The US-China trade talks were held in Shanghai yesterday to (try to) resolve the trade war. 

I’m not going to write about trade war. I wrote it many times, it’s getting bored. What caught my attention here is the calligraphy at the background. 

That form of writing is known as the “Seal script” or “Zhuanti” (篆体), an ancient Chinese writing system codified during the late Zhou Dynasty and Qin Dynasty (from around 400 BC to 200 BC). In contemporary Chinese script, it looks like this: 来山更 … 去山如画 … 因 … 共山 … 杖立云 … 首见山. Read it from right to left, from top to bottom. 

How did I know? In secondary school (SMK, took optional Chinese) I was taught the evolution of the Chinese writing system, from the “Oracle Bone script” (甲骨文) to the “Bronze inscription” (金文) to the Seal script to the “Clerical script” (隶书) and finally the “Regular script” (楷书) that we are using today. 

The Chinese characters began as ideograms. When people wanted to write “bird”, they drew a bird; to write “dragon”, they drew a dragon. That’s the original Oracle Bone script. Over time, the characters were simplified and beautified, but still retain the original features of the ideograms. 

You can see a goat in the Chinese character for “goat” (羊), with its horns and goatee. For “fish” (魚), you can see the scales and tails. You can easily spot a lot of “mountains” (山) in the picture I showed you. 

Why do we need to know all that frigging history? Because it will make you appreciate and understand the Chinese language more. How do you love a language when you don’t even understand the logic behind its writing system?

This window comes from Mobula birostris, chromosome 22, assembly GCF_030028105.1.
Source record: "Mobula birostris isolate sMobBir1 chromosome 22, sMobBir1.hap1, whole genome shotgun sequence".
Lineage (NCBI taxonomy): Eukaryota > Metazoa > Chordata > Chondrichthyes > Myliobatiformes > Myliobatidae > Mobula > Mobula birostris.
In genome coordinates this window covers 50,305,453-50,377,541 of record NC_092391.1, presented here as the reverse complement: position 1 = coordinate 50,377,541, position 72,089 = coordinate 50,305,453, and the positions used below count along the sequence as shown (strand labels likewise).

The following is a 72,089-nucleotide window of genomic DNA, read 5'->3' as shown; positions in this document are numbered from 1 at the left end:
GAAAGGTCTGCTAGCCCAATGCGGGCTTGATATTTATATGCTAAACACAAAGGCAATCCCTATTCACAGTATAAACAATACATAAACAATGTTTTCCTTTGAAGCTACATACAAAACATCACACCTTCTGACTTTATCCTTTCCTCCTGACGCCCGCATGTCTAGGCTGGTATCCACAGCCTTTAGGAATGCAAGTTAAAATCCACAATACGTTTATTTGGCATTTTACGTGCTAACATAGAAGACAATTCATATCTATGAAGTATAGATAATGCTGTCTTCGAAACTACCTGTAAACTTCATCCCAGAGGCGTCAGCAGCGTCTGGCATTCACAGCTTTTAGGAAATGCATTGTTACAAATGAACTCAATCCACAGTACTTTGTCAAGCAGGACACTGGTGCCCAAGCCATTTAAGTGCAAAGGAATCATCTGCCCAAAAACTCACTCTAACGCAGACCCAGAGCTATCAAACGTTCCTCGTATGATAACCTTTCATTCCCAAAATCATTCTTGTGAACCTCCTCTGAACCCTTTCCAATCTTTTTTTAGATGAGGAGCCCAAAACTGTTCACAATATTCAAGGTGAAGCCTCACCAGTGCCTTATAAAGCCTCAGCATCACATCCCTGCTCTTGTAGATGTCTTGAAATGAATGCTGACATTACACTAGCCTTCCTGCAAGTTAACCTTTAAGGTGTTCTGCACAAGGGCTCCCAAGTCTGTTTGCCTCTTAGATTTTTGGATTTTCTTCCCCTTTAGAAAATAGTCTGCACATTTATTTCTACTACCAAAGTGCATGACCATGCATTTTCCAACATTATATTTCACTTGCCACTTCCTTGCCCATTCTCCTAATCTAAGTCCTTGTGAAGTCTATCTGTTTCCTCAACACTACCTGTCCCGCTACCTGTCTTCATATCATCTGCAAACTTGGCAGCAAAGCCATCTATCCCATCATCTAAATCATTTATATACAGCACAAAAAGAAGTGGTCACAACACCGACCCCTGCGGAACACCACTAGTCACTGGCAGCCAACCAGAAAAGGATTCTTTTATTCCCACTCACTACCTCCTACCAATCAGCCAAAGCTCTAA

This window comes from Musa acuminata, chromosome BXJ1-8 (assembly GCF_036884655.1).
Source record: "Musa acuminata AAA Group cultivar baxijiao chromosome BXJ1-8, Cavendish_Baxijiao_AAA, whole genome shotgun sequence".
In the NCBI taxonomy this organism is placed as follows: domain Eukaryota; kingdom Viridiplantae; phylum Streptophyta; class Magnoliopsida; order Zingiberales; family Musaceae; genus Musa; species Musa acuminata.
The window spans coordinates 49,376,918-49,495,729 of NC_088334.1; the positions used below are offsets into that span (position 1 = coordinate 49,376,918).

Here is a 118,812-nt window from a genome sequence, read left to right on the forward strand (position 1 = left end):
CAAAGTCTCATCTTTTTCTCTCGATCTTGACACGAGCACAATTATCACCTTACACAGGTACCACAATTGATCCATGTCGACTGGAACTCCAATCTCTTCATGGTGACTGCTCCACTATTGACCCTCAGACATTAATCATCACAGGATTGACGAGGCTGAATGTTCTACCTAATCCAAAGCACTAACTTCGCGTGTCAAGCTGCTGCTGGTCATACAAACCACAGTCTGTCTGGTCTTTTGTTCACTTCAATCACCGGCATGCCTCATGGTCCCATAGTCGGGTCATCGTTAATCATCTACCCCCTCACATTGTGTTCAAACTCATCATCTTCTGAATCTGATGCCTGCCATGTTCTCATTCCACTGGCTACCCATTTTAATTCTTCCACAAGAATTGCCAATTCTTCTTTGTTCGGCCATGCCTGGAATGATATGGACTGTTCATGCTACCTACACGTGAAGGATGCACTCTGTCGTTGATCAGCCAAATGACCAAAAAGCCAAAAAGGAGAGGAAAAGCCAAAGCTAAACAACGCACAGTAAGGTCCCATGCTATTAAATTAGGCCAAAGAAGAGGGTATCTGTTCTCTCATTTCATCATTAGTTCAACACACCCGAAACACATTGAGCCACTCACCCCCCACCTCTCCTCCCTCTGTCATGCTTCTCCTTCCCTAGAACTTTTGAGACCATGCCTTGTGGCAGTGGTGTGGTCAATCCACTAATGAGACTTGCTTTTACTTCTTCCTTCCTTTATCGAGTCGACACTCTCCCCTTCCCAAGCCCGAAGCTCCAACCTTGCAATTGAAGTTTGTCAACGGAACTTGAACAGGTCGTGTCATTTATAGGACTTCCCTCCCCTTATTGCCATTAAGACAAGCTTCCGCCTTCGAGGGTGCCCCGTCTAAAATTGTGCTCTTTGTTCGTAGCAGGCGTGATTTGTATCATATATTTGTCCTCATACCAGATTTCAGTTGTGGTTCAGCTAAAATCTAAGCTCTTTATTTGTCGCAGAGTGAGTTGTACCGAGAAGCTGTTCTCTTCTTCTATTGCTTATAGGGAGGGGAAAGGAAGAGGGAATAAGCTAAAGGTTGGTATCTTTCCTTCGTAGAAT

If no one give a fuss about learning the old Chinese script, then why suddenly people felt so offended by the old Malay script (Jawi)? 

I was appalled by the comment saying “the learning of Jawi (khat) does not contribute to helping students master the Malay language”. 

Yes, khat alone is not enough. You really need to frigging learn Jawi properly. If you want to be a “master” of Malay language, learn Jawi. Otherwise, you are just a competent speaker at best, not “master”. If you want to beat the foreign workers in terms of commanding the Malay language, learn Jawi. 

First of all, if you want to speak perfect Malay, you need Jawi as a guide. We wouldn’t have broken Malay like “tan-ya” or “bun-ga” (I frigging heard it myself). It should be “ta-nya” and “bu-nga”. “Ny” and “ng” are consonants. You can easily differentiate them through Jawi, but not in the Latinized Malay script (Rumi).

Older folks still know how to pronounce different sets of sounds for d, h, s, t and z: د and ض for “d”, ه and ح for “h”, س, ث and ص for “s”, ت and ط for “t” and ز, ذ and ظ for “z”. The “s” in “unsur” (عنصر) is ص not س. It’s a bit thicker. If you pronounce it like the normal “s” in the English, it sounds funny, very funny. 

But since the Latinized Malay script doesn’t assign special characters to these sounds, the correct pronunciations lost as a result. If you can pronounce “hadir” as حاضر, you are a pro. Every time I hear people pronounce رمضان as رما دان it hurts my ears. Those rules have all been written in Jawi. You will not get it, if you don’t know Jawi.

“Rakyat” was originally written as رعيت. After Latinization, the newspapers in the 1960s until 1970s used “ra’yat” as its Romanized form. But over time, that majestic, irreplaceable glottal sound of ع became a frigging “k” sound. See how the Latinized script killed the beauty of the classical Malay phonology.

Although the Jawi script is based on the Arabic script, it has been “indigenized”. There is no “c”, “g”, “p”, “v”, “ng” and “ny” in the Arabic language, so چ, ݢ‎, ڤ‎, ۏ‎, ڠ‎ and ڽ‎ were added in Jawi. Therefore Jawi is not Arabic. Light in Arabic is “نور” (read “nur”), but in Malay it’s “cahaya” (چهاي), a word originated from Sanskrit.